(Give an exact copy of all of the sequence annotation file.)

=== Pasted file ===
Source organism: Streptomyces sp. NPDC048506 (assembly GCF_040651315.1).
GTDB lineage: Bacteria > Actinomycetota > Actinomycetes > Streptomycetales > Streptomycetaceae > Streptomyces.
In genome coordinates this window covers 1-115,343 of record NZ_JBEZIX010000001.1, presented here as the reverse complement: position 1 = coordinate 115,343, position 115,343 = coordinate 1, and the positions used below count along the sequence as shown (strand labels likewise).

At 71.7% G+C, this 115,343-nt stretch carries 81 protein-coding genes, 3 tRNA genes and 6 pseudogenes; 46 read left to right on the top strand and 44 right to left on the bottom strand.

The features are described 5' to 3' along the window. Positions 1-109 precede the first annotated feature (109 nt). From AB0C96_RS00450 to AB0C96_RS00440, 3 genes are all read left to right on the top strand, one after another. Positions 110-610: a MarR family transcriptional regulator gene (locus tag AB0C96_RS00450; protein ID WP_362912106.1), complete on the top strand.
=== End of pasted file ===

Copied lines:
Source organism: Streptomyces sp. NPDC048506 (assembly GCF_040651315.1).
GTDB lineage: Bacteria > Actinomycetota > Actinomycetes > Streptomycetales > Streptomycetaceae > Streptomyces.
In genome coordinates this window covers 1-115,343 of record NZ_JBEZIX010000001.1, presented here as the reverse complement: position 1 = coordinate 115,343, position 115,343 = coordinate 1, and the positions used below count along the sequence as shown (strand labels likewise).

At 71.7% G+C, this 115,343-nt stretch carries 81 protein-coding genes, 3 tRNA genes and 6 pseudogenes; 46 read left to right on the top strand and 44 right to left on the bottom strand.

The features are described 5' to 3' along the window. Positions 1-109 precede the first annotated feature (109 nt). From AB0C96_RS00450 to AB0C96_RS00440, 3 genes are all read left to right on the top strand, one after another. Positions 110-610: a MarR family transcriptional regulator gene (locus tag AB0C96_RS00450; protein ID WP_362912106.1), complete on the top strand.